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The Almono Site: From Brownfield to Bright Future

The Almono Site: From Brownfield to Bright Future

On the outskirts of Pittsburgh’s city limits sits an old, abandoned steel mill. Rusting away and taking up space on a majestic hillside along the banks of the Monongahela River, the former J&L Steel site is 178 acres of prime real estate, just minutes from Pittsburgh’s downtown corridor. The site was abandoned by J&L Steel

Almono Site Pittsburgh

On the outskirts of Pittsburgh’s city limits sits an old, abandoned steel mill. Rusting away and taking up space on a majestic hillside along the banks of the Monongahela River, the former J&L Steel site is 178 acres of prime real estate, just minutes from Pittsburgh’s downtown corridor. The site was abandoned by J&L Steel in 1997, and the land was bought by the Almono architect company, named after the three Pittsburgh Rivers of Allegheny, Monongahela, and Ohio, in 2002.

Today, the site is slowly being converted over into a multi-use development which will be split into four districts:

  • Riverview: A commercial, office, and residential development right along the Monongahela River;
  • Smart Site Central Green: A central hub for research and exploration in the region;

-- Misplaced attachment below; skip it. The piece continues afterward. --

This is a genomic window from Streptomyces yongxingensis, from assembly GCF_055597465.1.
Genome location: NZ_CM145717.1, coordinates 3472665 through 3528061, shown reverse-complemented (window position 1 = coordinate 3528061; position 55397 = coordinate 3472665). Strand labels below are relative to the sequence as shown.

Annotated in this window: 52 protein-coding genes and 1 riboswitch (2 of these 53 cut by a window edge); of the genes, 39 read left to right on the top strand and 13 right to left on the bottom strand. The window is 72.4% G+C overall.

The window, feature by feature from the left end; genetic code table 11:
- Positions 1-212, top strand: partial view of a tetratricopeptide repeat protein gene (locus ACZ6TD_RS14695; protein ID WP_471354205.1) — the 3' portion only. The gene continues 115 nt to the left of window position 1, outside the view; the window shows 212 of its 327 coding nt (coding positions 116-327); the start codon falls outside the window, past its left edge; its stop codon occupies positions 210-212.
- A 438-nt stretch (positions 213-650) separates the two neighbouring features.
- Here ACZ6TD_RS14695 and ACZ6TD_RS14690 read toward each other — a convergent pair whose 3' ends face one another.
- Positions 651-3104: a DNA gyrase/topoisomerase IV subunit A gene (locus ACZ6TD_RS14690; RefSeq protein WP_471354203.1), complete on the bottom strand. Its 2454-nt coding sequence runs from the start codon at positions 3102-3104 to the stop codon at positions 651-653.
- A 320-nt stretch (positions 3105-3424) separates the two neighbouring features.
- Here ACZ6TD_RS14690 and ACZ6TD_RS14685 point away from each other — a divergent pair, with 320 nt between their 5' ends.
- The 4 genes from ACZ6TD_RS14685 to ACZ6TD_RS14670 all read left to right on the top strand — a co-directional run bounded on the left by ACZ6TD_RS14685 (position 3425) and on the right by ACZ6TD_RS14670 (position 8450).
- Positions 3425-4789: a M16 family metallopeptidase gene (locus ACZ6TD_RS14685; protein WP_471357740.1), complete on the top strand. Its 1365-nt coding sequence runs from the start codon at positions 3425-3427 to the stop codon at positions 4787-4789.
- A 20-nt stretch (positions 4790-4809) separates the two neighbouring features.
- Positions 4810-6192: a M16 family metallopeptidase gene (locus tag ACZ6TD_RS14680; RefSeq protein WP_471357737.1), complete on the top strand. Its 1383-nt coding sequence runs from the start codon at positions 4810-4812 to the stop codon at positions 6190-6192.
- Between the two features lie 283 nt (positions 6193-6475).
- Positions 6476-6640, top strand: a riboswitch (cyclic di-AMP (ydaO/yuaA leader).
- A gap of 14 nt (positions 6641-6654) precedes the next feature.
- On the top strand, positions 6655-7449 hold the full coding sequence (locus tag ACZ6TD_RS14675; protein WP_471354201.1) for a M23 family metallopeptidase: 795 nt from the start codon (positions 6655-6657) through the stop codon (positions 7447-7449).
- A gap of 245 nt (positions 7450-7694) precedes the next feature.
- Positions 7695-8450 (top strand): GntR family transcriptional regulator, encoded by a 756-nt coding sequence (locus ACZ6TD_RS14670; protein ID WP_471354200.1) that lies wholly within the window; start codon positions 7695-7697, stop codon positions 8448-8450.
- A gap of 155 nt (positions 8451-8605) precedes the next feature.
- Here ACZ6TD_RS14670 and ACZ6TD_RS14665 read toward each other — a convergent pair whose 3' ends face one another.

• Eco Tech Park: An industrial park used for economic, environmental, and energy opportunities; and
  • Hazelwood Homes: A large contemporary residential space along the Riverfront.

These districts will be connected through a series of roadways and trails, as well as through the river. Overall, the plan calls for 2.1 million square feet of mixed-use development; 700,000 square feet of industrial space; and 1,300 units of housing, making it one of the largest projects in Pittsburgh’s history.

Existing Infrastructure Almono Site

Currently, work on the site is under Act II Environmental Clearance, which means that the site is cleared for remediation and work can begin to remove the grounds from its brownfield state. With infrastructure just beginning on the site, the Almono site is expected to break ground in early 2014, with no timetable for completion. You can follow the progress of this urban planning project at the company website or on twitter at @RIDC_Almono.

How do you think this project will help shape the future of the waterfront in Pittsburgh? Could this project help create new, exciting waterfront projects in other cities as well?

Credits: Images taken by Greg Shermeto. Data linked to sources.

Intern photo

Greg Shermeto is a recent graduate at the State University of New York at Buffalo with a B.A. in Environmental Design. While studying, Greg worked on projects including the South Buffalo Trolley and Trail System, which helped to connect the Wester...

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